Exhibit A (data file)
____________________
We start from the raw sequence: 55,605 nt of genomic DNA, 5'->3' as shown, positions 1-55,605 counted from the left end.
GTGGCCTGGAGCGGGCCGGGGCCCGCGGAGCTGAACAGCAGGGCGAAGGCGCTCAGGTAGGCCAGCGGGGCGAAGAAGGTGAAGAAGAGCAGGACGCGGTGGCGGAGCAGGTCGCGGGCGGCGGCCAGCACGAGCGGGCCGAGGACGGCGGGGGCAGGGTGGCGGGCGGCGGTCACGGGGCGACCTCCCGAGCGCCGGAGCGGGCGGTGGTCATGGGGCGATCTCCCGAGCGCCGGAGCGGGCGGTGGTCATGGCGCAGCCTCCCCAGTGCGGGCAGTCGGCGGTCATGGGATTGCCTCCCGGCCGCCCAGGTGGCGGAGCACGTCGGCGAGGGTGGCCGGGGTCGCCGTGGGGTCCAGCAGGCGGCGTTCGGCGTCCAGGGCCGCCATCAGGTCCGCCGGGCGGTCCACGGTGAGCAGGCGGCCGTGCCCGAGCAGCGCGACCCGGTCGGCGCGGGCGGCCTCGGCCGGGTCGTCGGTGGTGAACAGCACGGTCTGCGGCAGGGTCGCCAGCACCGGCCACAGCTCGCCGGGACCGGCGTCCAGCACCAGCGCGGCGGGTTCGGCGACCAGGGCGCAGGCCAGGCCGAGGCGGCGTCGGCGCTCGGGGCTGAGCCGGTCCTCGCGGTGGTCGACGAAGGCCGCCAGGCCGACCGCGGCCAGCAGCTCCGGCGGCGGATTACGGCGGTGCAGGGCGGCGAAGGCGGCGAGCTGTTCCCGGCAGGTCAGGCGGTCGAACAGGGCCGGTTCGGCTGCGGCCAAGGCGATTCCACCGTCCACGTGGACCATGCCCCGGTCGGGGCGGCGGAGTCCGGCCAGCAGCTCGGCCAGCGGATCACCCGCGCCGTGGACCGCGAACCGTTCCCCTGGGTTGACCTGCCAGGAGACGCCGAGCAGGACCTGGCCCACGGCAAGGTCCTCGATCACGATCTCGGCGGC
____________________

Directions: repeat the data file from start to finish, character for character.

We start from the raw sequence: 55,605 nt of genomic DNA, 5'->3' as shown, positions 1-55,605 counted from the left end.
GTGGCCTGGAGCGGGCCGGGGCCCGCGGAGCTGAACAGCAGGGCGAAGGCGCTCAGGTAGGCCAGCGGGGCGAAGAAGGTGAAGAAGAGCAGGACGCGGTGGCGGAGCAGGTCGCGGGCGGCGGCCAGCACGAGCGGGCCGAGGACGGCGGGGGCAGGGTGGCGGGCGGCGGTCACGGGGCGACCTCCCGAGCGCCGGAGCGGGCGGTGGTCATGGGGCGATCTCCCGAGCGCCGGAGCGGGCGGTGGTCATGGCGCAGCCTCCCCAGTGCGGGCAGTCGGCGGTCATGGGATTGCCTCCCGGCCGCCCAGGTGGCGGAGCACGTCGGCGAGGGTGGCCGGGGTCGCCGTGGGGTCCAGCAGGCGGCGTTCGGCGTCCAGGGCCGCCATCAGGTCCGCCGGGCGGTCCACGGTGAGCAGGCGGCCGTGCCCGAGCAGCGCGACCCGGTCGGCGCGGGCGGCCTCGGCCGGGTCGTCGGTGGTGAACAGCACGGTCTGCGGCAGGGTCGCCAGCACCGGCCACAGCTCGCCGGGACCGGCGTCCAGCACCAGCGCGGCGGGTTCGGCGACCAGGGCGCAGGCCAGGCCGAGGCGGCGTCGGCGCTCGGGGCTGAGCCGGTCCTCGCGGTGGTCGACGAAGGCCGCCAGGCCGACCGCGGCCAGCAGCTCCGGCGGCGGATTACGGCGGTGCAGGGCGGCGAAGGCGGCGAGCTGTTCCCGGCAGGTCAGGCGGTCGAACAGGGCCGGTTCGGCTGCGGCCAAGGCGATTCCACCGTCCACGTGGACCATGCCCCGGTCGGGGCGGCGGAGTCCGGCCAGCAGCTCGGCCAGCGGATCACCCGCGCCGTGGACCGCGAACCGTTCCCCTGGGTTGACCTGCCAGGAGACGCCGAGCAGGACCTGGCCCACGGCAAGGTCCTCGATCACGATCTCGGCGGC